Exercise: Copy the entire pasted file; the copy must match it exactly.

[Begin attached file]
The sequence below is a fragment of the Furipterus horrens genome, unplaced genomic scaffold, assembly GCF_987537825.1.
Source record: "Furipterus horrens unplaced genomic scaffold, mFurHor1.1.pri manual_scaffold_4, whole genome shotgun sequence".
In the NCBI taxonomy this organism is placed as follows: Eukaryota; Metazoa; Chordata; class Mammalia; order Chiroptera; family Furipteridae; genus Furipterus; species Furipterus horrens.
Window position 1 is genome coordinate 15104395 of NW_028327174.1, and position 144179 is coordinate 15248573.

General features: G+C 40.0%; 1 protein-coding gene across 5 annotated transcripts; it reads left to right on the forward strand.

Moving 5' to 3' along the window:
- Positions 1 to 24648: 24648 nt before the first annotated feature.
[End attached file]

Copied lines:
The sequence below is a fragment of the Furipterus horrens genome, unplaced genomic scaffold, assembly GCF_987537825.1.
Source record: "Furipterus horrens unplaced genomic scaffold, mFurHor1.1.pri manual_scaffold_4, whole genome shotgun sequence".
In the NCBI taxonomy this organism is placed as follows: Eukaryota; Metazoa; Chordata; class Mammalia; order Chiroptera; family Furipteridae; genus Furipterus; species Furipterus horrens.
Window position 1 is genome coordinate 15104395 of NW_028327174.1, and position 144179 is coordinate 15248573.

General features: G+C 40.0%; 1 protein-coding gene across 5 annotated transcripts; it reads left to right on the forward strand.

Moving 5' to 3' along the window:
- Positions 1 to 24648: 24648 nt before the first annotated feature.